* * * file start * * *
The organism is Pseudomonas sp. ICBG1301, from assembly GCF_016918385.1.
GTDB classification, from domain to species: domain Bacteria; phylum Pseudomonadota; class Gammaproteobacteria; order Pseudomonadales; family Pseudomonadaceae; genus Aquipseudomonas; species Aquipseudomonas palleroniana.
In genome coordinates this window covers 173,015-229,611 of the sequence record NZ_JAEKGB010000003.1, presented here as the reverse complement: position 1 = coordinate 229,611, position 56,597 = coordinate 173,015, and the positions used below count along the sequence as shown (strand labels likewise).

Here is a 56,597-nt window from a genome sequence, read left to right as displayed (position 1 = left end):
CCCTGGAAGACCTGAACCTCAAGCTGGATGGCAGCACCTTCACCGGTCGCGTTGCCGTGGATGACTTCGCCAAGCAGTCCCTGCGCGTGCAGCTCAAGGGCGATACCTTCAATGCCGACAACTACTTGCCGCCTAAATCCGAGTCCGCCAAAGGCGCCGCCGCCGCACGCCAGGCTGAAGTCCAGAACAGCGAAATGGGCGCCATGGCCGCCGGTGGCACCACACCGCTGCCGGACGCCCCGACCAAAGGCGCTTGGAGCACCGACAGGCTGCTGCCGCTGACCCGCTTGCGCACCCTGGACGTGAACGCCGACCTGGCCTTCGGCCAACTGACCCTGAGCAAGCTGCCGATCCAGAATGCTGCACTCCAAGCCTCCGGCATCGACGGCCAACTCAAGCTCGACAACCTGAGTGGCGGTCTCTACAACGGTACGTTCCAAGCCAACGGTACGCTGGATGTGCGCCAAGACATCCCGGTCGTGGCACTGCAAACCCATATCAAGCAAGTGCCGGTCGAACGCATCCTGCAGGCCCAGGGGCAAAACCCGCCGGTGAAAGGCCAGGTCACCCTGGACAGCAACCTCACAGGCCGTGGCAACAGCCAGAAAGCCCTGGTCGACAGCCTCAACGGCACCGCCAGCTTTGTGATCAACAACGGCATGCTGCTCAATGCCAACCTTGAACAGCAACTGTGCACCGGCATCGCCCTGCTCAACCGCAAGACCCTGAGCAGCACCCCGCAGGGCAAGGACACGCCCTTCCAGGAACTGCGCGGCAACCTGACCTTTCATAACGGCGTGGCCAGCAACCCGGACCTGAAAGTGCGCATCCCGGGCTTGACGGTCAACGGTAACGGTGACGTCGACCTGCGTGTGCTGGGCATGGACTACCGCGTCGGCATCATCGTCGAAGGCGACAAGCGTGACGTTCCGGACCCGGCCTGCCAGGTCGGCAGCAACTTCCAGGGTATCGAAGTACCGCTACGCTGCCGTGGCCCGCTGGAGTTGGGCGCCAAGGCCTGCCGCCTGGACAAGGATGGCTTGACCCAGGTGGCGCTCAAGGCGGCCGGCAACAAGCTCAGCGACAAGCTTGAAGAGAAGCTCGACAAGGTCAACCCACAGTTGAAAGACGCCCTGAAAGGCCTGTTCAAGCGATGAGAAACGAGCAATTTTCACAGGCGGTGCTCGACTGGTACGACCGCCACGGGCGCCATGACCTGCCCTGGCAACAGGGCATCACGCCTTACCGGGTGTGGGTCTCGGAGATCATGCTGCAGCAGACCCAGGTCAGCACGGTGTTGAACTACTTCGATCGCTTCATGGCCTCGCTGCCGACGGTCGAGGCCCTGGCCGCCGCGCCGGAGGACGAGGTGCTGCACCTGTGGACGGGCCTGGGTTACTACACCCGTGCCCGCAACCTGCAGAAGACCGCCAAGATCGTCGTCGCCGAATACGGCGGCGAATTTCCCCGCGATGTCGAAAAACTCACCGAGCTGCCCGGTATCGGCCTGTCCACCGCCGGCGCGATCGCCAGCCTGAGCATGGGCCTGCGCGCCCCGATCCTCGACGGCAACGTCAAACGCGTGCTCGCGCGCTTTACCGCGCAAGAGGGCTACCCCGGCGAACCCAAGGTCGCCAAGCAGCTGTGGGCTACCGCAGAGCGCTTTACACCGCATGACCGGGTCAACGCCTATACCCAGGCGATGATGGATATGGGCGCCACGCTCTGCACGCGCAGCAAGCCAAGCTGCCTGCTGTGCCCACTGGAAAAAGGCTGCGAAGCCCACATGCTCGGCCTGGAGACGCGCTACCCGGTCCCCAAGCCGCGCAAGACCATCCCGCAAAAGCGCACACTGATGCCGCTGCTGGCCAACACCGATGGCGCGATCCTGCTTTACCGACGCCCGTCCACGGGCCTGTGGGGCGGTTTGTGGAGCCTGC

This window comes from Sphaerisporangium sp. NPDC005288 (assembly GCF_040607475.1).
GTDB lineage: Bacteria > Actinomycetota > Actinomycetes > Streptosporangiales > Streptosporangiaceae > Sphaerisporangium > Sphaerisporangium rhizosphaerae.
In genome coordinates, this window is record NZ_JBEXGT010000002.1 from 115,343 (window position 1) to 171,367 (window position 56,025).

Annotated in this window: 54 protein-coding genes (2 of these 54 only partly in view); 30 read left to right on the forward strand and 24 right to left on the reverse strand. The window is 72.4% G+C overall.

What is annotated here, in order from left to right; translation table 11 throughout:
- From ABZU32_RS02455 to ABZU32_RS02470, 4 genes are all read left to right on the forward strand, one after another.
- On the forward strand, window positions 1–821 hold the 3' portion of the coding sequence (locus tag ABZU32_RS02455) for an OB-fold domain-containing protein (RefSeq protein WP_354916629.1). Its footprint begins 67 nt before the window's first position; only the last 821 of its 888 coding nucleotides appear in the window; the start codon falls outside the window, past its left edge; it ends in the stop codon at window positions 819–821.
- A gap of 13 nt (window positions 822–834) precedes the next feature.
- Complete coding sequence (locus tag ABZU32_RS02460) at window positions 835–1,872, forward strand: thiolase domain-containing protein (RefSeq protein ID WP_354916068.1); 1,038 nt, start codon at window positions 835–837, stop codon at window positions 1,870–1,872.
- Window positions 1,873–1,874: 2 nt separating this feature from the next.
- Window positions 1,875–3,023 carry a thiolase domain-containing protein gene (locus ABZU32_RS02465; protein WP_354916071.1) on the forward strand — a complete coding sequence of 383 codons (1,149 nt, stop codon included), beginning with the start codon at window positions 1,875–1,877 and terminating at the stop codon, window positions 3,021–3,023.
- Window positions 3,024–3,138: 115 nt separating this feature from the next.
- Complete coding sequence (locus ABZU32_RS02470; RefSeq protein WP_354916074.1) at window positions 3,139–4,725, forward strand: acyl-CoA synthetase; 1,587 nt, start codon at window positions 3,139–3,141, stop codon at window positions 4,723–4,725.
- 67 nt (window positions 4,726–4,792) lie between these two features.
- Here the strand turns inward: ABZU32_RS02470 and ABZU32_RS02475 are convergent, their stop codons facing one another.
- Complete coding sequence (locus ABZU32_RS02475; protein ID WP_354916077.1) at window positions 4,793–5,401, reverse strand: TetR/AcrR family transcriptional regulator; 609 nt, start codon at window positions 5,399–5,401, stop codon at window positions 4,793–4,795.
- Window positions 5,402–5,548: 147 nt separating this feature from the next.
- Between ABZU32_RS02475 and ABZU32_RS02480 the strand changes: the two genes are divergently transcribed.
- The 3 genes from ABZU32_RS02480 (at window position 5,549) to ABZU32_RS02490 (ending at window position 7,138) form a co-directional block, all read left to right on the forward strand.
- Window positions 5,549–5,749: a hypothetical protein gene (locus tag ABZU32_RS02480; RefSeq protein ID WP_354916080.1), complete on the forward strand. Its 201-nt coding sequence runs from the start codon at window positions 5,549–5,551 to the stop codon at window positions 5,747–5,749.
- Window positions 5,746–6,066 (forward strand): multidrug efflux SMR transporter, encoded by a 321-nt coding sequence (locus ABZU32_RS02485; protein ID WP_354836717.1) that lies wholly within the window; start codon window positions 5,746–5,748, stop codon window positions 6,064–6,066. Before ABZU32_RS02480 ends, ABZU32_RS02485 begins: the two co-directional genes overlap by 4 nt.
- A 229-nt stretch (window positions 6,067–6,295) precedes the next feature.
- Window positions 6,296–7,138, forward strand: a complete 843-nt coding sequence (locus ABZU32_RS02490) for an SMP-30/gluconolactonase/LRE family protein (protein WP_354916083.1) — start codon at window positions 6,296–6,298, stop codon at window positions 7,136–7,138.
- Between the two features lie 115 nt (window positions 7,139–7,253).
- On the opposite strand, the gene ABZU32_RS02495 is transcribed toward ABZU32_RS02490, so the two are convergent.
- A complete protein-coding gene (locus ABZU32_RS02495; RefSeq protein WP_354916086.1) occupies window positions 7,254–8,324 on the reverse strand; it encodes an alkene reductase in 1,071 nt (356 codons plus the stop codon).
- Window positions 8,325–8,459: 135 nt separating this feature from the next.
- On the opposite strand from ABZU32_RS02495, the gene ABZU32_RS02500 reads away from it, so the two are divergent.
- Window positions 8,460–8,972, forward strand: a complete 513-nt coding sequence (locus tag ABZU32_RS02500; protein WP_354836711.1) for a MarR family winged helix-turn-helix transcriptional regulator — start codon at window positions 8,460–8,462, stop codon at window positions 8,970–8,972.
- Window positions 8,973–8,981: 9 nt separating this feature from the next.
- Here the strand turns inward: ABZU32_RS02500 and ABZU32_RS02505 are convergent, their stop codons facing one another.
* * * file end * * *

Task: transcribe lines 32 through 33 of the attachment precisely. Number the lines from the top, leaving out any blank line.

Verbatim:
- Window positions 8,325–8,459: 135 nt separating this feature from the next.
- On the opposite strand from ABZU32_RS02495, the gene ABZU32_RS02500 reads away from it, so the two are divergent.